Credit points: 10

This unit introduces you to core skills and concepts of electronic music production. You will work on a range of music projects to develop skills in recording, sampling, sequencing and synthesis. You will develop your abilities across contemporary tools and technologies to produce original music in a DAW using a combination of MIDI and audio manipulation. You will also learn how to produce a variety of sounds to satisfy a brief and add effects to enhance the sonic qualities of your productions.
Credit points: 10

This unit introduces you to core skills and concepts of studio and analogue music production. Across a range of projects, you will develop skills around microphone techniques, analogue signal flow and engineering techniques, recording and mixing. You will develop your abilities across contemporary tools and technologies to produce original music in a DAW using studio production techniques. You will also learn how to produce a variety of sounds to satisfy a brief and add effects to enhance the sonic qualities of your productions.
Credit points: 10

This unit will introduce you to the mindset and skillset of the creative entrepreneur, and transform your approach to problem-solving. You will analyse historical and contemporary models of leadership and best practice in entrepreneurship, and use tools for project design that include ideation, problem framing, and pitching. The skills in this unit will assist you in developing your creative thinking, exploration, and experimentation methods, allowing you to experiment with project design and content for creative media.
Credit points: 10

This unit introduces you to the concepts of stagecraft, live music performance and musicianship, production design and the technology used in live-sound production. Musical artists often play a leading role in designing and executing live performances of their music. Live music is both a major source of an artists income as well as a branding and marketing event. Additionally,  live sound experience, skills and knowledge can open up regular, well-paid work within the music industry.

Designing and producing a live music performance plays an important role in engaging audiences and creating entertaining experiences. Visuals, costumes, props, lighting and stage design can all contribute to successful music performances and developing these skills in addition to technical audio skills will provide you with a broader range of professional skills. Repertoire, musical arrangements and genre conventions are some of the skills employed by musicians in developing their musical works.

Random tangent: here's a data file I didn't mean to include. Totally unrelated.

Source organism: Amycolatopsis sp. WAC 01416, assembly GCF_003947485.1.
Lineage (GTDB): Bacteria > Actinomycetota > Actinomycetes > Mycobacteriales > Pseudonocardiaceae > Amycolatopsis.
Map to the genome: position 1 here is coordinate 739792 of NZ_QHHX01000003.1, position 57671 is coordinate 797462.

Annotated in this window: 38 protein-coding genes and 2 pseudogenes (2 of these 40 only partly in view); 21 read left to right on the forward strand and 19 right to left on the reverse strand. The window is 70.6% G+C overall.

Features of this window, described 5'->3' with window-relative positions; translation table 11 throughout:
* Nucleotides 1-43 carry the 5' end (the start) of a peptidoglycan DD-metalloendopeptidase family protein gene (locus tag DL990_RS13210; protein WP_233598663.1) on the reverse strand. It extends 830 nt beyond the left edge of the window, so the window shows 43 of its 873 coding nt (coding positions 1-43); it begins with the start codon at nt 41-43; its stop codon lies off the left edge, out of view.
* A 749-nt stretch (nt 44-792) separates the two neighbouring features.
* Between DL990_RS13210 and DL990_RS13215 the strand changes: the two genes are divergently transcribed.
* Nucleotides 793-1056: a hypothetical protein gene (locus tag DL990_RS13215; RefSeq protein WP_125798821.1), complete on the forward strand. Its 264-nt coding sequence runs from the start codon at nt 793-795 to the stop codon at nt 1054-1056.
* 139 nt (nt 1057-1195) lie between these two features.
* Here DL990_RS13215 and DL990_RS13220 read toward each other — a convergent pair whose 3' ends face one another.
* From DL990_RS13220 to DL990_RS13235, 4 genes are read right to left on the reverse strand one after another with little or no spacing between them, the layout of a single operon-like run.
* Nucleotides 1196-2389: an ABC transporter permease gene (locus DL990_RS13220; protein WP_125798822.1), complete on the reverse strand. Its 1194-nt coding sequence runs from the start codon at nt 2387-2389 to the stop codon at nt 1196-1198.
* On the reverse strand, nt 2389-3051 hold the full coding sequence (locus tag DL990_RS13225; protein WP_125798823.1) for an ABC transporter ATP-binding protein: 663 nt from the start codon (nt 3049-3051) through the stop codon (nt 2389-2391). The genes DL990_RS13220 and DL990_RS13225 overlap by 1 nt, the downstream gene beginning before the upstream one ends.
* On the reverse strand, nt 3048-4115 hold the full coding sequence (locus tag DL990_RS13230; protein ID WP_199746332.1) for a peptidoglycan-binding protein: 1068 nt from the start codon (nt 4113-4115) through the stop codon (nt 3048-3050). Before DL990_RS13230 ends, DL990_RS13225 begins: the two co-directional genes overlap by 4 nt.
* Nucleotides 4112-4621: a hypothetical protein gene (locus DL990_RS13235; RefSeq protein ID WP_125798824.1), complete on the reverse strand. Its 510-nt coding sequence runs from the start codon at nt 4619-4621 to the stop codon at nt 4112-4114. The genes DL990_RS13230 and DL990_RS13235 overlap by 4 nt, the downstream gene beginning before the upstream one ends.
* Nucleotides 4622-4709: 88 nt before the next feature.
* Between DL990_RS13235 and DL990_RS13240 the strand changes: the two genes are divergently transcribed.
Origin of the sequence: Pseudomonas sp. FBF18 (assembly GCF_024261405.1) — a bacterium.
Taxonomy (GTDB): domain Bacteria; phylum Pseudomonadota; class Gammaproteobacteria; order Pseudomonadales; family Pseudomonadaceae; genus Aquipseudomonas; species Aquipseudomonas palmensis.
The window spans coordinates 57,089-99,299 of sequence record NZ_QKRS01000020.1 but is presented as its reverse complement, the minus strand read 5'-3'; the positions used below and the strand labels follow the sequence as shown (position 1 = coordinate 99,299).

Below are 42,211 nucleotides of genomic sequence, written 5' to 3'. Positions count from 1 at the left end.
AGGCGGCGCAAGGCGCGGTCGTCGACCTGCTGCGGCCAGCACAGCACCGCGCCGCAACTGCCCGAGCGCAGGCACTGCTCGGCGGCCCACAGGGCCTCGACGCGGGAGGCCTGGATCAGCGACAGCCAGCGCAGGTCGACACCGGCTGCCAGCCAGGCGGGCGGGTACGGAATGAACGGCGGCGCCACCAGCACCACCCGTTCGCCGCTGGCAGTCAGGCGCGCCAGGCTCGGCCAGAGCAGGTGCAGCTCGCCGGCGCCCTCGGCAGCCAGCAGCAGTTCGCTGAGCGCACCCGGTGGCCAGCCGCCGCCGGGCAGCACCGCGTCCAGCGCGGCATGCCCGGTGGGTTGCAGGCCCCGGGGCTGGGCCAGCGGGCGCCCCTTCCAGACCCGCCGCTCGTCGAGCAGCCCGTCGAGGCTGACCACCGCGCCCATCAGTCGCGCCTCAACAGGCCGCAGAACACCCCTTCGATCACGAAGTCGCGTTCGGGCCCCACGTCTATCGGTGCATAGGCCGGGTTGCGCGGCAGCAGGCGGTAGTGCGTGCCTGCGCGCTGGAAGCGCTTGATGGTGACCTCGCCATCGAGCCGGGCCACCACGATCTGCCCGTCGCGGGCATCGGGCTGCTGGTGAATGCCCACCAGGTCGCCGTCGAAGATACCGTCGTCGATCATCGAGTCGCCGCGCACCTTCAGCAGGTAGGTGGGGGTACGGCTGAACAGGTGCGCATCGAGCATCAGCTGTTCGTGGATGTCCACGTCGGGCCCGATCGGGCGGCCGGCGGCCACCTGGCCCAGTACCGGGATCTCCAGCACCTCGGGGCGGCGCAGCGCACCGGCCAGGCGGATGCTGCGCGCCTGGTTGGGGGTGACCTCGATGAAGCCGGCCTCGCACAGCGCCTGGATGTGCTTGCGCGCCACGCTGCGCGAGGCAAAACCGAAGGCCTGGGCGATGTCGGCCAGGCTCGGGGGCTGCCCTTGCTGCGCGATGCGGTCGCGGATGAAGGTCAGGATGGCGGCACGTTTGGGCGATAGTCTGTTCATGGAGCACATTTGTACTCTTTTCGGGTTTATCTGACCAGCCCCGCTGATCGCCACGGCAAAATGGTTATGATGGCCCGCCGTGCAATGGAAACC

In this unit you will be given opportunities through the project design to collaborate with students from other disciplines and through analysis and planning the unit will culminate in a live event of your own design.
Credit points: 10

Understanding musical genres is a core skill for successful songwriters and music producers. This module builds on your knowledge of music with a focus on musical genres and styles, genre structure, texture, melody, harmony, and rhythm, as well as aspects of history and social connections.

Knowledge of musical genres is developed through a broad range of activities and projects incorporating analytical listening, transcription, group performance and composition within the specific genres.
Credit points: 10

In Music Studio 1 you will learn the professional application of a range of songwriting and music production techniques. This includes working with other producers, writers, performers and external musicians to produce a recording, contributing to a sample library, remixing an existing track and working to a commercial client brief. These activities will require you to be adaptive, respond to challenges, solve problems, be self-directed and successfully communicate with others. Through working in these applied contexts, you will deepen your knowledge of songwriting and music production, so that you can respond creatively to a fast-turnaround brief.
Stage 2: Interdisciplinary projects, media and cultural studies
In Stage II we show students how their work contributes to and interacts with broader culture and media practice through common modules and studio modules. This knowledge will enable students to work with a variety of other disciplines and artists and expand their potential on the global stage. Within Stage II, students will work closely with facilitators to identify key learning outcomes needed to complete modules. Deliberate and reflective practice assist students through their studio modules, playing an active reflection role throughout the learning journey. Student projects within Stage II are reflective of real-world scenarios, containing real-world dilemmas - societal issues that require solutions; authentic audiences -simulating professional practice and constraints- understanding how a range of constraints can impact projects within professional practice. Students complete a number of real-world projects with students in their chosen major discipline, the Creative Industries student group, and wider disciplines at SAE. At the end of each studio module, facilitators will arrange exhibitions either internal or public-facing for students to showcase work. Stage II includes options for students to take 2 discipline specific studio units, or 1 discipline studio unit and a Creative Industries studio, focused on industry led interdisciplinary practice.